As it happens, Mackay traces the beginnings of his environmental awareness to an ecology club he joined at Williston. He had arrived at the school as a post-graduate, having finished his secondary studies at Glenalmond College, a boarding school in Scotland. Rather than start immediately at Cambridge, where he had been accepted, he applied to a program run by the English-Speaking Union that placed students in independent schools in the United States. The Union decided on Williston for him, a choice that “was fortunate because it was just an incredible school,” he says. In the ecology club, he recalls, “I met a number of people who were very committed and looking at environmental impacts and more sustainable living.” That, in turn, “spawned an interest that carried forward to influence what I’m doing now.”

Mackay also found at Williston an academic environment refreshingly divergent from that of Glenalmond, at the time a single-sex institution with an Episcopal church foundation, where his studies in his later years were focused almost exclusively on science and math. Free to explore other topics, he immersed himself in American history and literature, psychology, economics, and more. “It was a fantastic opportunity,” he recalls. “I did drawing and yoga and all kinds of things. Academically, for me, that was precious.”

He was also shaped by the diversity he experienced at Williston, he says, “not only in terms of people coming from far-flung corners of the world, but in terms of a tolerant approach. Like many teenagers, I was foolish and bewildered, and making mistakes. Having an atmosphere where people were very tolerant and accepting— I think that’s a principle that I’ve carried through.”

Now back in Cambridge, England, Mackay lives with his 9-year-old daughter, who has also taken up an interest in the environment. “She’s joined a green team at her school,” he says. “They are looking at the habitats within the school grounds, single-use plastics in the school, all manner of things.” As for High Speed 2, the proposal is still under review, he notes, but “it looks broadly positive.”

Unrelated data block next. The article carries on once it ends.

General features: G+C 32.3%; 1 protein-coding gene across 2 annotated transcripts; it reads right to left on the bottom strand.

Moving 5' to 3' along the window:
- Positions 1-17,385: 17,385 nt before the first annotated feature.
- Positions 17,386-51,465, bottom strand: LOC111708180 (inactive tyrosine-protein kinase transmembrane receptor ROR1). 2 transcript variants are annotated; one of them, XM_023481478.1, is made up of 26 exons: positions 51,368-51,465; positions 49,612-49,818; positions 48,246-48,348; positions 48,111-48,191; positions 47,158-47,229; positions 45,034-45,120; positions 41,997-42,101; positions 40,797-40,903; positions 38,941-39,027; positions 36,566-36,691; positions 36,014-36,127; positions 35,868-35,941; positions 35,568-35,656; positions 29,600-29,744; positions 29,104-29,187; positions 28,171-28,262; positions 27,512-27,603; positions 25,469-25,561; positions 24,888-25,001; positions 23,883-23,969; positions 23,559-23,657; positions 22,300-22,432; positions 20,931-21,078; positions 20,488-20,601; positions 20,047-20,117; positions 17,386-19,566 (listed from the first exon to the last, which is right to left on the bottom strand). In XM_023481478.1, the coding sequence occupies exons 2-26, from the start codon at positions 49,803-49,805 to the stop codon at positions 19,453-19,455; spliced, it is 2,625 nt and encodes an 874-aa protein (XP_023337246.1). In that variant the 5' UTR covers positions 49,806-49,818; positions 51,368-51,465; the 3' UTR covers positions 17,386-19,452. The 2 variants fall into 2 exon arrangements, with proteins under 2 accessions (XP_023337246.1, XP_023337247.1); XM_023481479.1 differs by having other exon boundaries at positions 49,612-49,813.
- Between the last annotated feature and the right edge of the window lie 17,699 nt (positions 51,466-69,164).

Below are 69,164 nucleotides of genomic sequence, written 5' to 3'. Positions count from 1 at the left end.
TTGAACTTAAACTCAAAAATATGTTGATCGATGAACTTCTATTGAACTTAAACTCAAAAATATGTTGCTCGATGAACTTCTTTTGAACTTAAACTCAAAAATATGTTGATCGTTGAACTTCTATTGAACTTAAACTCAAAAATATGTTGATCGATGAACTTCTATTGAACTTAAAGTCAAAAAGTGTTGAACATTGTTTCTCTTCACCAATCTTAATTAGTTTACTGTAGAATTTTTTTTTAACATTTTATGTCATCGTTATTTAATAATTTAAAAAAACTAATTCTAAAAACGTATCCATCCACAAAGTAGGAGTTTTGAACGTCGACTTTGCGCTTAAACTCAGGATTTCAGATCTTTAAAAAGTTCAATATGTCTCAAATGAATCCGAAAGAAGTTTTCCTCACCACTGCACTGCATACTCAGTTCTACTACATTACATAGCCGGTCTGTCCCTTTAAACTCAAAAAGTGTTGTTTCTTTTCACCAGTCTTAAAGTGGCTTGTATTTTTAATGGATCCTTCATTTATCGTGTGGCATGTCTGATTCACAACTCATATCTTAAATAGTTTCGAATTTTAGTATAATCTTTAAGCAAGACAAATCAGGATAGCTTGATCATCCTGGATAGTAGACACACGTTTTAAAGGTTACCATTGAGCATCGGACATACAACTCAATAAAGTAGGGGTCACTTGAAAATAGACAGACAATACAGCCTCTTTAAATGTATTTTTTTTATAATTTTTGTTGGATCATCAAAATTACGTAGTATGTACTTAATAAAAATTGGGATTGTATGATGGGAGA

On the future of endangered species in England…

“Because it’s a small, densely populated island, a lot of habitat has been degraded and we’ve seen the loss of large mammals—the lynxes, wolves, and bears, and so on. There is a growing movement to promote rewilding, and in small ways that’s happening.”

On climate change and the challenges…

“When I was born there were 320 parts per million of carbon dioxide in the atmosphere. It’s now 400, and coming up to 420 now within a generation or two. In geological time, that’s a blink of an eye. The idea that causing such a radical change would have no effect at all, it’s just not credible anymore.”

On reasons for optimism…

“For the most part, we’re still in a deteriorating situation, but there are glimmers of hope. The population is still rising, but it’s moving toward a plateau and our impacts are being ameliorated by all manner of things: better home insulation, more effective recycling, recovery of waste, and so on. The position overall seems dire, but there’s plenty of grounds for hope in the longer term.”